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First practical polariton laser

First practical polariton laser


Researchers at the University of Michigan have demonstrated what is believed to be the first practical polariton laser, which makes light beams in a more efficient way than conventional lasers. To accomplish this, the researchers devised an innovative design that involved moving the required mirrors from the top and bottom of the device to the sides. In this graphic, the mirrors are represented by the gray bars, the yellow is the electrode through which the researchers stimulate the laser, and the purple is the gallium nitride semiconductor that is able to maintain ideal conditions for polaritons to form and release light.

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The attributes of the new polariton laser make the device the most real-world-ready of the handful of polariton lasers ever developed. The University of Michigan researchers say it represents a milestone not seen in the field since the invention of the most common type of laser, the semiconductor diode, created in the early 1960s. While the first lasers were made in the 1950s, it wasn't until the semiconductor version, fueled by electricity rather than light, came about that the technology took off.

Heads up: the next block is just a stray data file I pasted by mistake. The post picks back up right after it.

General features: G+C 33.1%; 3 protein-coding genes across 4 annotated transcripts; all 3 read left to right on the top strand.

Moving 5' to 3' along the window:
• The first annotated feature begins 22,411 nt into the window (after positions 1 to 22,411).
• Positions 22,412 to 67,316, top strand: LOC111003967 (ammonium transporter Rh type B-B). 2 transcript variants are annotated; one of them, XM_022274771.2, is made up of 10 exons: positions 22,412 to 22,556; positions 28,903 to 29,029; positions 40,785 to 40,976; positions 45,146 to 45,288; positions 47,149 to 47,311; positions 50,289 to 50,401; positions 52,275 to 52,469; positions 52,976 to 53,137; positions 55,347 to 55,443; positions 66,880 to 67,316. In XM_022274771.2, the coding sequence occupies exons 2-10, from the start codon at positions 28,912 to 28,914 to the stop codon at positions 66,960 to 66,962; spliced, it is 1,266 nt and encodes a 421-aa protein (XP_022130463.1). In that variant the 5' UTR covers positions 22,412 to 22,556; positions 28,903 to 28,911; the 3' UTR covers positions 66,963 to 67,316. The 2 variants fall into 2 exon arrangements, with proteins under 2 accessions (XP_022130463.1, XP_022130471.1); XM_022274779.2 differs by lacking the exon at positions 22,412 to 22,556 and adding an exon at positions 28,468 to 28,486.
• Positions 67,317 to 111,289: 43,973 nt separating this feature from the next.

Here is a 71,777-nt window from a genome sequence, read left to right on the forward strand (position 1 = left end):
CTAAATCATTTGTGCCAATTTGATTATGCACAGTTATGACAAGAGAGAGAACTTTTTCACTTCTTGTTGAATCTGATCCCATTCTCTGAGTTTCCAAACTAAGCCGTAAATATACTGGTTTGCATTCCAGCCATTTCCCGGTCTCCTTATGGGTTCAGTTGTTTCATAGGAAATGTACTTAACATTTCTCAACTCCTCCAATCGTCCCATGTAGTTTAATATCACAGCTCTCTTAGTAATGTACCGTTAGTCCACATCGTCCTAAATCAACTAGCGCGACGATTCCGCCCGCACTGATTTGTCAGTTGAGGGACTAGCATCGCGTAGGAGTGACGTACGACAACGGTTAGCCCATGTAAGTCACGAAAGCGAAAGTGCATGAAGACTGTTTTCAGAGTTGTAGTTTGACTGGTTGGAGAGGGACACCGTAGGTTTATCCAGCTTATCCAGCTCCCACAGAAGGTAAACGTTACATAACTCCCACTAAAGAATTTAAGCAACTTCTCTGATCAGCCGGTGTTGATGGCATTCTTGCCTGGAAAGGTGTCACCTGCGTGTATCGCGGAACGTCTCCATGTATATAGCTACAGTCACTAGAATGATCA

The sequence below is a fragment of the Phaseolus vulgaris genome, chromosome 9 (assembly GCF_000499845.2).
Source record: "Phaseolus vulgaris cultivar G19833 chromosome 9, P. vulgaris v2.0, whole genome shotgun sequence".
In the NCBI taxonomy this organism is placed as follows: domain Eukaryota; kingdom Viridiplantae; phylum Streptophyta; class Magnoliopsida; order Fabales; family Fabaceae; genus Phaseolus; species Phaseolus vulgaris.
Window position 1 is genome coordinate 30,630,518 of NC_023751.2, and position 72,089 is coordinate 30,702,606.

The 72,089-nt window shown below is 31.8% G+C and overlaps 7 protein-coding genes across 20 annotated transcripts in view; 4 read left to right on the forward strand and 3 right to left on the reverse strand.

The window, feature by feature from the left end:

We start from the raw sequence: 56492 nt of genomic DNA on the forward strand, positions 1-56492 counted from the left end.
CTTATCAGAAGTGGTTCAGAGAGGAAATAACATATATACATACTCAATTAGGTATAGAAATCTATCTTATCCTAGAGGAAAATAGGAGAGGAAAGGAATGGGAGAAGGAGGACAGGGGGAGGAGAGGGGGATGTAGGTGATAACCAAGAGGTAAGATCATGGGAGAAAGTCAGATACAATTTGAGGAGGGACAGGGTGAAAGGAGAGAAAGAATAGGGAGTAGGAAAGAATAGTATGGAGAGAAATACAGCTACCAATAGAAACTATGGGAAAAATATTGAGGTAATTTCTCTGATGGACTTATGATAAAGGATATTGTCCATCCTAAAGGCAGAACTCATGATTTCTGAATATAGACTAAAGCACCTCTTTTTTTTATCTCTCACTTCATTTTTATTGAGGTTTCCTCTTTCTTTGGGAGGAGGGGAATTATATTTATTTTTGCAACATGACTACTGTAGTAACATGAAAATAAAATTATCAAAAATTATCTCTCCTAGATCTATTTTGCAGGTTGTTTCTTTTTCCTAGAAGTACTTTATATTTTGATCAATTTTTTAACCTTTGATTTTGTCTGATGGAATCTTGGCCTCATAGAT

Funded by the National Science Foundation, this work could advance efforts to put lasers on computer circuits to replace wire connections, leading to smaller and more powerful electronics. It may also have applications in medical devices and treatments and more.

To learn more about this research, see the NSF News from the Field story A new way to make laser-like beams using 250x less power. (Date image taken: unknown; date originally posted to NSF Multimedia Gallery: Aug. 28, 2017)

Credit: Thomas Frost
 
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